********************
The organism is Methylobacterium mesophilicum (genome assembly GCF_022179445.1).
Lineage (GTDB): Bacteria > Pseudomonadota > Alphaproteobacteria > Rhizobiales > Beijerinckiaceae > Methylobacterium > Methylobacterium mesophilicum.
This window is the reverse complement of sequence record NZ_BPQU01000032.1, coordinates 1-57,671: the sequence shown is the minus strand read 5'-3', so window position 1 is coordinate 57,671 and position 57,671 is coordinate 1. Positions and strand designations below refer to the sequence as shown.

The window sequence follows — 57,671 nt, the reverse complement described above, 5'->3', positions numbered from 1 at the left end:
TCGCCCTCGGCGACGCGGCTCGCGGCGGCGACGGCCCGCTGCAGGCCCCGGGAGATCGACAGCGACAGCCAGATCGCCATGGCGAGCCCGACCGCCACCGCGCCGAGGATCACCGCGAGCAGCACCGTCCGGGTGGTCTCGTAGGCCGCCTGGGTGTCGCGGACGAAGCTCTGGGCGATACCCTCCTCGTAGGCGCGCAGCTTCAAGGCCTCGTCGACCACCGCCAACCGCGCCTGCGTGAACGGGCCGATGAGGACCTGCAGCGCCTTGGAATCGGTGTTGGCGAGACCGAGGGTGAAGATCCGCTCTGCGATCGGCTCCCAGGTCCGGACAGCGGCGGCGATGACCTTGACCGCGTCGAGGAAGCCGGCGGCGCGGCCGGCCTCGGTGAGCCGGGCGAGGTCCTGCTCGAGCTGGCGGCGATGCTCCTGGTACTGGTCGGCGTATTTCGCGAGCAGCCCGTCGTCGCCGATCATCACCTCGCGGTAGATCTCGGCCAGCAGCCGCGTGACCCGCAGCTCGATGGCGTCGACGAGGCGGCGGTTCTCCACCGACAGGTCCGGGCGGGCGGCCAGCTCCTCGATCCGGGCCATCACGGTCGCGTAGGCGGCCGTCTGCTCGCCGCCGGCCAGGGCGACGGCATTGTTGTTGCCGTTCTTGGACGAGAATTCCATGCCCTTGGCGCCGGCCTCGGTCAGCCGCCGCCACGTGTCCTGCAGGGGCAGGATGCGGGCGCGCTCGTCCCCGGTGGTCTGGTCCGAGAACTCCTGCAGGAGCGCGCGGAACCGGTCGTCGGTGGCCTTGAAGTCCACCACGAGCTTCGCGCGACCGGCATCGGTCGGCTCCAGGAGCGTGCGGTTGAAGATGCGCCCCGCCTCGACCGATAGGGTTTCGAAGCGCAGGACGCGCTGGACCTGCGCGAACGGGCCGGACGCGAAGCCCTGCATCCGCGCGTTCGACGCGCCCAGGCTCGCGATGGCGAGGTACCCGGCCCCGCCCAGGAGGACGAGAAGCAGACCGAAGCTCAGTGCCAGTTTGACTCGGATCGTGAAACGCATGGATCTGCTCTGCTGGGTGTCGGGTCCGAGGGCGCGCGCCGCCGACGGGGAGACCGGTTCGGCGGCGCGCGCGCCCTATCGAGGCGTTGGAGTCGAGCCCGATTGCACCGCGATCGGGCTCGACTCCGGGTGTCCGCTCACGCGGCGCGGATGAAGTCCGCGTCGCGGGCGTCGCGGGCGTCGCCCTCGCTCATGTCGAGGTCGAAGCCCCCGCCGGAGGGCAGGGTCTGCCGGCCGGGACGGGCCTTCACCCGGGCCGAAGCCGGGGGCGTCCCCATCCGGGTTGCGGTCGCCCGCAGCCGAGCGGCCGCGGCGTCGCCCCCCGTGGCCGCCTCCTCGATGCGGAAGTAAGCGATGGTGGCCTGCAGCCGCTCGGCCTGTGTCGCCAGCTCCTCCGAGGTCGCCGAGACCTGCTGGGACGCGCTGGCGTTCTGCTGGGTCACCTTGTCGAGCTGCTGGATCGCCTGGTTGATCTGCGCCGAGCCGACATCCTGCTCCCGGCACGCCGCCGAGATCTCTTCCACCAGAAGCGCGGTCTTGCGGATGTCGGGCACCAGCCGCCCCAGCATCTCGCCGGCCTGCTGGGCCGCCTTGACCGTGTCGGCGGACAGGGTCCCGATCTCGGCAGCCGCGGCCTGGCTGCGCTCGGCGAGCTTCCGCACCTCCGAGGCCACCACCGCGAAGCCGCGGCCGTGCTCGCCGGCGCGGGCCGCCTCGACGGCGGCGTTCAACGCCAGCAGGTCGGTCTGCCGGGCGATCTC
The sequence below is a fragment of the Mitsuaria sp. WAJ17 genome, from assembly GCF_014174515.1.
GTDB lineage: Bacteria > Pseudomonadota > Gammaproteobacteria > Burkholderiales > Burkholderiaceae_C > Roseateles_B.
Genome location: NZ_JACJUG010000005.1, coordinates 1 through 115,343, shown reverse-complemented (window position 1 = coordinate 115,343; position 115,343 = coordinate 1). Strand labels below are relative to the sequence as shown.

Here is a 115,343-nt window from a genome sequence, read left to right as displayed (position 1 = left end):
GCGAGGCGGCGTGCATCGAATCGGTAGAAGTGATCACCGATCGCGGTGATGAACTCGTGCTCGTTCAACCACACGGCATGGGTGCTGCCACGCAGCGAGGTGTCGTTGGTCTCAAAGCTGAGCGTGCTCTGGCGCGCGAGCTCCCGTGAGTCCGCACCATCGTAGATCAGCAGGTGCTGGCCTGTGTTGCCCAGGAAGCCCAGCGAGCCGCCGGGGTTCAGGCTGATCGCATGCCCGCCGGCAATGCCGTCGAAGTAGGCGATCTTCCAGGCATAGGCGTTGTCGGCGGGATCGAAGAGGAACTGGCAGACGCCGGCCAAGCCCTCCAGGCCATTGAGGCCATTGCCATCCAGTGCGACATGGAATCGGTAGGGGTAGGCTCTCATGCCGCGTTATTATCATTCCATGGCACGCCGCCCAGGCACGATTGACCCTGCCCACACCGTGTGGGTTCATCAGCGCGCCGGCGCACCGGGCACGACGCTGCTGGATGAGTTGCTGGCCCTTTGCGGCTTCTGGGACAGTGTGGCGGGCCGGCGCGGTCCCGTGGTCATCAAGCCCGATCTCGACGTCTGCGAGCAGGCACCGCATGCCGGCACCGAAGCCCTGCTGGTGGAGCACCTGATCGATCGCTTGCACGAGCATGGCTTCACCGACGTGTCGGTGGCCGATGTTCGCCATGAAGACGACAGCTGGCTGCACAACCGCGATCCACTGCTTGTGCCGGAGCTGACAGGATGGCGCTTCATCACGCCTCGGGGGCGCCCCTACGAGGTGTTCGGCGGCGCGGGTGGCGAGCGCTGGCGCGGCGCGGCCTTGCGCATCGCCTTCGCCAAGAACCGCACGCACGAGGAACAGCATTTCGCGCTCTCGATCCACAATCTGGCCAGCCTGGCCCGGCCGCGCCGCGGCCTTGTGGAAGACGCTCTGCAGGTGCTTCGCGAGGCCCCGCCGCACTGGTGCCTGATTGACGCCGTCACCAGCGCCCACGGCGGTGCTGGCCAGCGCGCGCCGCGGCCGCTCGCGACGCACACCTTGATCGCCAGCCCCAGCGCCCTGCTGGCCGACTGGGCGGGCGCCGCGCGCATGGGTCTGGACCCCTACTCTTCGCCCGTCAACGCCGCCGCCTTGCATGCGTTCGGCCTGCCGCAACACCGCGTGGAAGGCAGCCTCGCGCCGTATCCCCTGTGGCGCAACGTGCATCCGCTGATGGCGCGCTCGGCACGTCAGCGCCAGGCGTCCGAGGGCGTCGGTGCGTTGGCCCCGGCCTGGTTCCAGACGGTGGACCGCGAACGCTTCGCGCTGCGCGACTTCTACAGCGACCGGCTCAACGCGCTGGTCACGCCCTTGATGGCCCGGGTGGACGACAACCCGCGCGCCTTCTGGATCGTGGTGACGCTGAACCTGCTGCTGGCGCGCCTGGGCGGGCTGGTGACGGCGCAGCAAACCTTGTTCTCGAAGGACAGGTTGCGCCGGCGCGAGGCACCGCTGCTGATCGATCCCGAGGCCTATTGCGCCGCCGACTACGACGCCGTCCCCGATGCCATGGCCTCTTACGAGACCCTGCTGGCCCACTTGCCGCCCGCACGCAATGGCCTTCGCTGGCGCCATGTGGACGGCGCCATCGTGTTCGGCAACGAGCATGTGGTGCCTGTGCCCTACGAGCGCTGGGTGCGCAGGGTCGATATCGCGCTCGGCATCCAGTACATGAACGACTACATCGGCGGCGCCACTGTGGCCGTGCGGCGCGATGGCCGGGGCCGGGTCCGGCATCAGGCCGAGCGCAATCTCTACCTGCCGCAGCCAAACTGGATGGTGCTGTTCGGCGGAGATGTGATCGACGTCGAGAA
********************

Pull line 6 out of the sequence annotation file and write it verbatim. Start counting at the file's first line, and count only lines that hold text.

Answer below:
The sequence below is a fragment of the Mitsuaria sp. WAJ17 genome, from assembly GCF_014174515.1.